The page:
Letter adressed to M. R. Harrington from the Bureau of American Ethonology, 1911.
Museum of the American Indian/Heye Foundation records, NMAI.AC.001, Box 231, Folder 7.
Though now less well-remembered, M.R., or Mark Raymond, Harrington (1882-1971) was a prominent twentieth-century anthropologist who worked for many of the leading anthropological museums of his day. These included Harvard University’s Peabody Museum, the American Museum of Natural History in New York, the Museum of the American Indian, Heye Foundation (the predecessor to the National Museum of the American Indian or NMAI) also in New York, Philadelphia’s University Museum, and later, from 1928 until his retirement in 1966 at the age of 82, the Southwest Museum in Los Angeles.
M.R. Harrington dressed in Haudenosaunee (Iroquois) clothing, ca. 1905.
Mark Raymond Harrington photograph collection, NMAI.AC.001.035, P28198.
The Smithsonian’s NMAI Archives Center staff consider themselves fortunate to steward such a great extent of Harrington’s archival materials, consisting of his ethnological field notes, object lists, and personal and professional correspondence. For many years these materials have served as an invaluable resource for Native and non-Native researchers, linguistic and language revitalization scholars, and community groups conducting repatriation work. Now, however, as the NMAI makes digital versions of Harrington’s correspondence accessible on the Smithsonian Online Virtual Archives and the Smithsonian’s Transcription Center, an even greater number of interested users can learn about this individual’s important life from the comfort of their own homes.
Born in 1882 and commencing his first anthropological work while still a teenager in the late 1890s, Harrington’s career spanned more than sixty years and encompassed wide swathes of the U.S. and North America. Well-respected for his collecting prowess, in the two decades alone (1908-1928) that he worked for Museum of the American Indian, Heye Foundation, founder George Gustav Heye, Harrington collected ethnological and archaeological material from Canada in the north to Cuba in the south, and from New York in the east to California in the west.
Harrington’s correspondence in particular reflects his work throughout North America and his sustained relationships with anthropological leaders in the field like Franz Boas, Frederic Ward Putnam, and Frank G. Speck, his personal relationships with fellow anthropological colleagues Alanson Skinner and Arthur C. Parker, and his dependence on the knowledge, advice, and friendship of Native American collaborators and interpreters in the field like Peoria leader Bill Skye and Otoe community member Grant Cleghorn.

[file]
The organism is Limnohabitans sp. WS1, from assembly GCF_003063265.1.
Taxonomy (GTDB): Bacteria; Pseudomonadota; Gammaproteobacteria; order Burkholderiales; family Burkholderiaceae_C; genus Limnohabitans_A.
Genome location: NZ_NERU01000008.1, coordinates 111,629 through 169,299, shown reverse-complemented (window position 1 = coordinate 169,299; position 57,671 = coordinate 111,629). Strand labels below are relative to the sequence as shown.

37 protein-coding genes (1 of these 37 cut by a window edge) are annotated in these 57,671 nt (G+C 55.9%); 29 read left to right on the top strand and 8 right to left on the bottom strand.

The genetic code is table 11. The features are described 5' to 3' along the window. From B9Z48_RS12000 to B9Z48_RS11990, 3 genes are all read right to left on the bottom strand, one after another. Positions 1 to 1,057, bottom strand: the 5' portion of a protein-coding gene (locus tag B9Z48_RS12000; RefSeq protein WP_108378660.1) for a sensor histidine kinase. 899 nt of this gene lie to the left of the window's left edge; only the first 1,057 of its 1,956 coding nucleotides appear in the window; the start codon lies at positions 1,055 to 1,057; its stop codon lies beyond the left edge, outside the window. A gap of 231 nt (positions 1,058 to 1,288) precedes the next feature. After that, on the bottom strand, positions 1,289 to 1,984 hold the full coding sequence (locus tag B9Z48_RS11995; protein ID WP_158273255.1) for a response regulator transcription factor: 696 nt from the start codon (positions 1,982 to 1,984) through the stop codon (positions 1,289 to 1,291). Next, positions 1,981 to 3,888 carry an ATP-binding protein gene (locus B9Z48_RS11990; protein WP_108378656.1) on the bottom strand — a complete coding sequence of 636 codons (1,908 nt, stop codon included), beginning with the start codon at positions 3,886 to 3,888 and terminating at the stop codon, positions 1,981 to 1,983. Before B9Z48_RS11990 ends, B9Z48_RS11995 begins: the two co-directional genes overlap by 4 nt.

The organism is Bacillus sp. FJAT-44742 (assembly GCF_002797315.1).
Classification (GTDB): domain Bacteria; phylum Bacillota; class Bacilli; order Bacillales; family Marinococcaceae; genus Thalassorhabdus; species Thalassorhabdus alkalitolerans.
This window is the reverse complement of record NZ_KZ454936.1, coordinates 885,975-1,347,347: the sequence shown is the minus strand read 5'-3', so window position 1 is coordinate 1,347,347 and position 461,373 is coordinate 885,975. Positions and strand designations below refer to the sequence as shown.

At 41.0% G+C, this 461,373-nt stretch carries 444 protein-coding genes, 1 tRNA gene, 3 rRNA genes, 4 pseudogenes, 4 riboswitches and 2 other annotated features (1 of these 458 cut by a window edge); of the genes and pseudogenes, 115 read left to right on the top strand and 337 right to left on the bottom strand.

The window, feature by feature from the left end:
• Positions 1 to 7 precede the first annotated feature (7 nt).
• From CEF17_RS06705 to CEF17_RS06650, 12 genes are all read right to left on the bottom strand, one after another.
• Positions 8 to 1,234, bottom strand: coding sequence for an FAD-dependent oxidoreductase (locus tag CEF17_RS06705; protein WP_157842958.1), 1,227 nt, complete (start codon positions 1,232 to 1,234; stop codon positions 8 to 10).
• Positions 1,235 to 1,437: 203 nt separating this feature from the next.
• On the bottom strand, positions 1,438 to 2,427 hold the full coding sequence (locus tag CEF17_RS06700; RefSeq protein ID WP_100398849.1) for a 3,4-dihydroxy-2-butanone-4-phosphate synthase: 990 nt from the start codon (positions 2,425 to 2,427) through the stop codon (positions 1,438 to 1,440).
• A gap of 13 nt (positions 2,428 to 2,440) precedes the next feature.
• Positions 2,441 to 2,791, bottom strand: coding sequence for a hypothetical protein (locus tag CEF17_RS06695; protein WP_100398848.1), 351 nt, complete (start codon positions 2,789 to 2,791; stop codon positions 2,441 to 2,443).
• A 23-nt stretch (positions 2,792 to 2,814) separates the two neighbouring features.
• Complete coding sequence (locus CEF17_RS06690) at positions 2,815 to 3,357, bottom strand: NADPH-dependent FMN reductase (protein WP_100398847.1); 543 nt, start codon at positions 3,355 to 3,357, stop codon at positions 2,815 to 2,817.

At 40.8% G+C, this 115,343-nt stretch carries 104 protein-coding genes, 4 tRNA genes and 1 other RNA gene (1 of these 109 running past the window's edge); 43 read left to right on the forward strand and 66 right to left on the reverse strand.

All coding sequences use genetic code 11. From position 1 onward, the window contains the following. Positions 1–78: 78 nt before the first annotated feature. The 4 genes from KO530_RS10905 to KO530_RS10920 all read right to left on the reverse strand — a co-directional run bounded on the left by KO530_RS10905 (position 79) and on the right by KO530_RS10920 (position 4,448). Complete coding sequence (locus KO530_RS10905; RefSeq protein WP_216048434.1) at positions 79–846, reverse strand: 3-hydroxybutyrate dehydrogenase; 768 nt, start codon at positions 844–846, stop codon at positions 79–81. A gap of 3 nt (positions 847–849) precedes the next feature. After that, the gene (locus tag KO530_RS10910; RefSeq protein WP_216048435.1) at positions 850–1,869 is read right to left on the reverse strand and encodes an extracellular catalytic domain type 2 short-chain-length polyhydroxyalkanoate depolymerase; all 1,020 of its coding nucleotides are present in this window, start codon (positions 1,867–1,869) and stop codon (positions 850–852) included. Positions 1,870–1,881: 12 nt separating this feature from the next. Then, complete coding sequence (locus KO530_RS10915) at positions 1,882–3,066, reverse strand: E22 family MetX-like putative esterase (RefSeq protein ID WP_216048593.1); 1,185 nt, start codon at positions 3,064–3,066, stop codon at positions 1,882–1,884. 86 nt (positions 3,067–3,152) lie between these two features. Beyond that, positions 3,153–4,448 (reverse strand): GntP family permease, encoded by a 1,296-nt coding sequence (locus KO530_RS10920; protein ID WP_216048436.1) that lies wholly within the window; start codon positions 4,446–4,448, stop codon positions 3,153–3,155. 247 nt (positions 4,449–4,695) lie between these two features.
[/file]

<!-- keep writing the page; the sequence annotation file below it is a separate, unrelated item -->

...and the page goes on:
Peoria chief, interpreter, and collaborator with M.R. Harrington, Bill Skye, 1908.
Collection still undetermined, likely part of the Mark Raymond Harrington photograph collection. NMAI P23479.
Harrington was a product of his time, and though his collecting of material culture items (now referred to as salvage anthropology) may have “saved” countless objects for future generations to admire in a museum setting, his collecting also inadvertently robbed many American Indian communities of their cultural heritage, creating a void in Native American cultural identity which in some cases still persists to the present-day.
Further, like his fellow turn-of-the-twentieth-century anthropologists Frank Hamilton Cushing, James Mooney, and Alanson Skinner, Harrington adhered to the anthropological practice of participant observation. Thus, he often dressed in Native clothing, spoke in Native languages, and referred to himself by his adopted Native names, even when away from Native communities. Harrington and Skinner, however, tended to blur the lines between participant observation and what Philip J. Deloria terms “playing Indian,” in which non-Native peoples simulate and appropriate the customs, manners, and lifeways of Native groups. Temporally removed and lacking Harrington’s personal thoughts on his actions at the time, it is difficult to label his and Skinner’s actions as intentional cultural appropriation, when they may demonstrate nothing more than the passion of two men of Euro-American ancestry interested in learning about other cultures. Regrettably, while Harrington’s correspondence is a treasure trove of information, it reveals little further insight into these men’s perspectives on matters such as this. Importantly though, Native American people were more than simply a subject of study for Harrington. They were integral to his life, his identity, and over time became intimate members of his family including his wife and Seneca community member, Endeka (Edna) Parker.
Mrs. Endeka Parker Harrington (Seneca), Don Chiaku (Hopi Pueblo), and M.R. Harrington dressed in Hopi clothing in Arizona, circa 1930. Mark Raymond Harrington photograph collection, NMAI.AC.001.035, P26879.
Harrington worked with more Native communities, at more museums, and for a longer period of time than many of his colleagues in the anthropological world. His Seneca friend, fellow anthropologist, and brother-in-law Arthur C. Parker called Harrington a devoted friend who defended Native peoples from every angle of attack. More recently, present-day scholar and Abenacki museum anthropologist Margaret Bruchac has praised Harrington as a determined researcher with an inclusive and egalitarian bent who advocated for the place of Native men and women in ethnological and archaeological work.
Despite such praise, M.R. Harrington’s name remains relatively unknown to many both within and outside of the museum field. Hopefully by making Harrington’s personal and professional correspondence more widely available to the public, his inspiring and complicated legacy will better be brought to light.
*This post was originally published on the Smithsonian's Collection Blog. Head there to see more stories related to historic collections from around the Smithsonian.